The professional basketball team in Charlotte hasn’t always had the most luck in the NBA draft, but when Kentucky guard Malik Monk unexpectedly dropped to No. 11 during Thursday’s NBA draft, the Hornets picked him up. Social media seemed to celebrate. First, Monk’s future teammate, Nic Batum, told fans he was happy with the drafting of Monk and the team trading for center Dwight Howard earlier this week. Buzz City it's been a great 72 hours.
Panther Luke Kuechly has signed on to be a celebrity endorser for a chunky soup Campbells It’s been a pretty good week for Carolina Panthers linebacker Luke Kuechly. Despite missing the final six games of the 2016 season with a concussion, Kuechly still was ranked as the league’s 20th best player by his NFL peers. Kuechly was ranked No. 7 a year ago. Still, he is the highest-ranking Carolina Panther (QB Cam Newton fell 43 spots to No. 44 this year).
Count ESPN’s Stephen A. Smith as a fan of the Charlotte Hornets trade for Dwight Howard. The Hornets sent a small shockwave through the league in a busy trade season when they sent center Miles Plumlee and shooting guard Marco Belinelli to Atlanta Tuesday night to get Howard. The teams also swapped second round picks in Thursday’s draft. The Hornets will now pick 31st, 10 spots ahead of the Hawks. Howard was mocked pretty hard on social media following the trade.
Muck Rack makes it simple to find people, tweets, or articles that mention any name, keyword, company, hashtag etc. We've compiled this guide to help you make the most of your search.
Selecting a term
Start searching tweets, articles from media outlets, articles mentioned in tweets, journalists'
names, titles and bios with some suggested searches:
Companies or Topics (e.g. iPhone, Microsoft)
Phrases (e.g. "cloud computing") — use quotes to keep the terms together
Twitter handles (e.g. @username) — returns those who have mentioned or replied to
Names (e.g. "David Pogue")
Hashtags (e.g. #sxsw, #london2012)
Bio details (e.g. vegan, Olympics, father)
Muck Rack's Advanced Search allows for many boolean operators.
Find results that mention multiple specified terms, use AND or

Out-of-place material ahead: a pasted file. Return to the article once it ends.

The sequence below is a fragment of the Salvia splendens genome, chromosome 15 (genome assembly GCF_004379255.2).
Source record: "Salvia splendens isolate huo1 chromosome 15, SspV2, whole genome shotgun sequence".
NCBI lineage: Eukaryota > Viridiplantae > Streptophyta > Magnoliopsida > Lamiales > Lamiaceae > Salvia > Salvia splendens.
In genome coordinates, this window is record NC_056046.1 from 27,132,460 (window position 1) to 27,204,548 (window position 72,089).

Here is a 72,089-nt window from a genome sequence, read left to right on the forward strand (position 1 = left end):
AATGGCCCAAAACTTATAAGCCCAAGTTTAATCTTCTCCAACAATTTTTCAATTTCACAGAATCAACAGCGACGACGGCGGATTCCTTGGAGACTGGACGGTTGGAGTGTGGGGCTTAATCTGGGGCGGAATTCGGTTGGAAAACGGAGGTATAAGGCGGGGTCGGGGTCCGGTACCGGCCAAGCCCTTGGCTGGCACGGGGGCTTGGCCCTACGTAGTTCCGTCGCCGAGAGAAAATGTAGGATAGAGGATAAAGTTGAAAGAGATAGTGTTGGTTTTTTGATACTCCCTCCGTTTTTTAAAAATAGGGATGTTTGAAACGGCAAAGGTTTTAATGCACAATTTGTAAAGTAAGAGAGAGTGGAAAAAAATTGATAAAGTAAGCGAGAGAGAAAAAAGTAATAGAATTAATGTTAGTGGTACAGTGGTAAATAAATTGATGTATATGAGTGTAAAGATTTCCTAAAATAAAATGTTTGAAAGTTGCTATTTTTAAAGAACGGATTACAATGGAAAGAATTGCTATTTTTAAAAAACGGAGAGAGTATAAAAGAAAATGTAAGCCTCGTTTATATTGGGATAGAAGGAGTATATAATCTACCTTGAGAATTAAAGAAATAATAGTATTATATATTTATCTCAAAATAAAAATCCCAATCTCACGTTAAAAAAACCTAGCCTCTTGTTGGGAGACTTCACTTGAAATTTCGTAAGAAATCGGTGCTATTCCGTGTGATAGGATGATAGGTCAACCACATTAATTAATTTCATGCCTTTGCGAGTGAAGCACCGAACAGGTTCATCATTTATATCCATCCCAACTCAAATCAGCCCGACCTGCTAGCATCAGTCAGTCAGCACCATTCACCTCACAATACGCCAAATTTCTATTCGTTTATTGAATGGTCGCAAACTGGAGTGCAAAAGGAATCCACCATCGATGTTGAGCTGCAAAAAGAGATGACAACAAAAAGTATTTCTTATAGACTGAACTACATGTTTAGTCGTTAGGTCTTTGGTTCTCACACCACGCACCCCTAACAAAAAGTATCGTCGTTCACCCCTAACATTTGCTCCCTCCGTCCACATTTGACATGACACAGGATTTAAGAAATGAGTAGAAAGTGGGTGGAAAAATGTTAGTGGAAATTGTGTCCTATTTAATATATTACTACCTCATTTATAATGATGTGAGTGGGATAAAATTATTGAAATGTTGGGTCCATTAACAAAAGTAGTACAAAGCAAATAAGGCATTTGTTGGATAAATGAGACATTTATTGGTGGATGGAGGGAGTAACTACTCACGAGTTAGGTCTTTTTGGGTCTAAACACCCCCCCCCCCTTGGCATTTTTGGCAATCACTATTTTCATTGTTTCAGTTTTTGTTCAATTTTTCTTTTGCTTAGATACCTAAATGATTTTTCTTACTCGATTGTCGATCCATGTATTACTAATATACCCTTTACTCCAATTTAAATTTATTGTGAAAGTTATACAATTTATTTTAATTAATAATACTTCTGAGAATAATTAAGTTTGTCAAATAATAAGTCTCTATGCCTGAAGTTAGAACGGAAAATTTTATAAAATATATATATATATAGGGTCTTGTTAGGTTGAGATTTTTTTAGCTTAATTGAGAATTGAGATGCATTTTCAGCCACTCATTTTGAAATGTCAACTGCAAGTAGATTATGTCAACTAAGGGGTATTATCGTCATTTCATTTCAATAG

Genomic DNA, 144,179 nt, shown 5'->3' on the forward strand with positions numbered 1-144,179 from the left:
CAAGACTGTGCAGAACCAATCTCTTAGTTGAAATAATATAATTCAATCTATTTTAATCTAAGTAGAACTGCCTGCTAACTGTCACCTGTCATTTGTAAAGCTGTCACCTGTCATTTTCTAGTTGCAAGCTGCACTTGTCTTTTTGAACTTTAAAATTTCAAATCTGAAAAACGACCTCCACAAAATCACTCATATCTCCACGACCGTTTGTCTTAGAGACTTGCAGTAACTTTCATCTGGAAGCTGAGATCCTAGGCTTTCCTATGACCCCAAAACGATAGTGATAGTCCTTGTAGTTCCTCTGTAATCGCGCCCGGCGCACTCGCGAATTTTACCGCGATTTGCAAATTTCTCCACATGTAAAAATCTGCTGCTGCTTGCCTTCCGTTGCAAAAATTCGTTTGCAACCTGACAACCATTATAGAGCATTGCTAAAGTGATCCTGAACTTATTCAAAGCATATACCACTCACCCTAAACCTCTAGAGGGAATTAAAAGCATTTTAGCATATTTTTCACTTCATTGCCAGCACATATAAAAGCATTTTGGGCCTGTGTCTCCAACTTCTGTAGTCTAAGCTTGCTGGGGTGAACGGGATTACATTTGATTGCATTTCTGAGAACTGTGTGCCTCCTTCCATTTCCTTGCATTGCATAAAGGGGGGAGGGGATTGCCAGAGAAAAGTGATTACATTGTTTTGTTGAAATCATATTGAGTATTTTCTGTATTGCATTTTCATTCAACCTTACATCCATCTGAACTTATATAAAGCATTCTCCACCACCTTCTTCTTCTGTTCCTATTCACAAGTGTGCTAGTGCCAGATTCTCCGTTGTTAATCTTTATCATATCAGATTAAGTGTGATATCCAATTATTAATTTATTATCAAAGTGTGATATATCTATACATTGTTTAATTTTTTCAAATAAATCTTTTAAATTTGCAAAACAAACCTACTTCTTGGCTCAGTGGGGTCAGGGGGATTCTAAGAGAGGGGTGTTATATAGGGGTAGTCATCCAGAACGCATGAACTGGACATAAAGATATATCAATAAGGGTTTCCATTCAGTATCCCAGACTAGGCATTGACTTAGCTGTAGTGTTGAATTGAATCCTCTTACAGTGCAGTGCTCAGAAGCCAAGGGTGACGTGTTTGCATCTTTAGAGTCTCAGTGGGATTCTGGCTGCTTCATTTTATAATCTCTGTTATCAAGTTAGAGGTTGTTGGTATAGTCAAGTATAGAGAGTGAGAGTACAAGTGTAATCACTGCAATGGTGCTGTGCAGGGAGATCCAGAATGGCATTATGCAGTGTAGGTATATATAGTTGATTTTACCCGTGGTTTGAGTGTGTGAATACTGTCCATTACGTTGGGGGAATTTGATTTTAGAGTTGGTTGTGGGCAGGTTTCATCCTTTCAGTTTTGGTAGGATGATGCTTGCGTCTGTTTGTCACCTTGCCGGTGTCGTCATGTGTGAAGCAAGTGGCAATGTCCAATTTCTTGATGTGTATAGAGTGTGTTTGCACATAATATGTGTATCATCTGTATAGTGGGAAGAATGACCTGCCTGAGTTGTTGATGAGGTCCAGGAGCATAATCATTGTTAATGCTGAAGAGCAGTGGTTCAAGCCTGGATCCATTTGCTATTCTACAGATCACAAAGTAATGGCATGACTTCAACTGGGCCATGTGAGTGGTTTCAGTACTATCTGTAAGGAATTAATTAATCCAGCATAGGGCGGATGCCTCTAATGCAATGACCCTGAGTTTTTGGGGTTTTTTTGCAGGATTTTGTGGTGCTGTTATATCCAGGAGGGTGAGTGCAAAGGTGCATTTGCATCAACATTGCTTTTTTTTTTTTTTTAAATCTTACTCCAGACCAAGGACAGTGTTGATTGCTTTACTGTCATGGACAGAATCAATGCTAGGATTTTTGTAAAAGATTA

+. For example, ensure each result contains both Elon Musk and Mark Zuckerberg by
searching Obama AND Romney or Obama + Romney.
Use the operators OR or , to broaden your search when you'd like either of
multiple terms to appear in results. (This is the default behavior of our search when no operators
are used.) For example, search for democrat OR republican to find results that refer to
Democrats and/or Republicans.
Use NOT or - to subtract results from your search. For
example, searching Disney will yield results about the Walt Disney Company as well as Walt Disney
World Resort. To exclude mentions of Disney World, search for Disney -World or Disney
When using one of these operators with a phrase, enclose it in quotation marks. For example, you can
find results about smartphones excluding Apple's iPhone 4S by searching smartphone -"iPhone
Exact case matching or punctuation
If you're searching for a brand name or keyword that relies on specific punctuation marks or capitalization, you can
find results that match your exact query by adding matchcase: before the keyword you're searching for, like matchcase:E*TRADE .
Use parentheses to separate multiple
boolean phrases. For example, to find journalists talking about having fun in Disney World or
Disneyland, search for ("disney world" OR disneyland) AND fun.
An asterisk can be used to search for any variation of a root word truncated by the asterisk. For example, searching for admin* will return results for administrator, administration, administer, administered, etc.
A near operator is an AND operator where you can control the distance between the words. You can vary the distance the near operation uses by adding a forward slash and number (between 0-99) such as strawberries NEAR/10 "whipped cream", which means the strawberries must exist within 10 words of "whipped cream".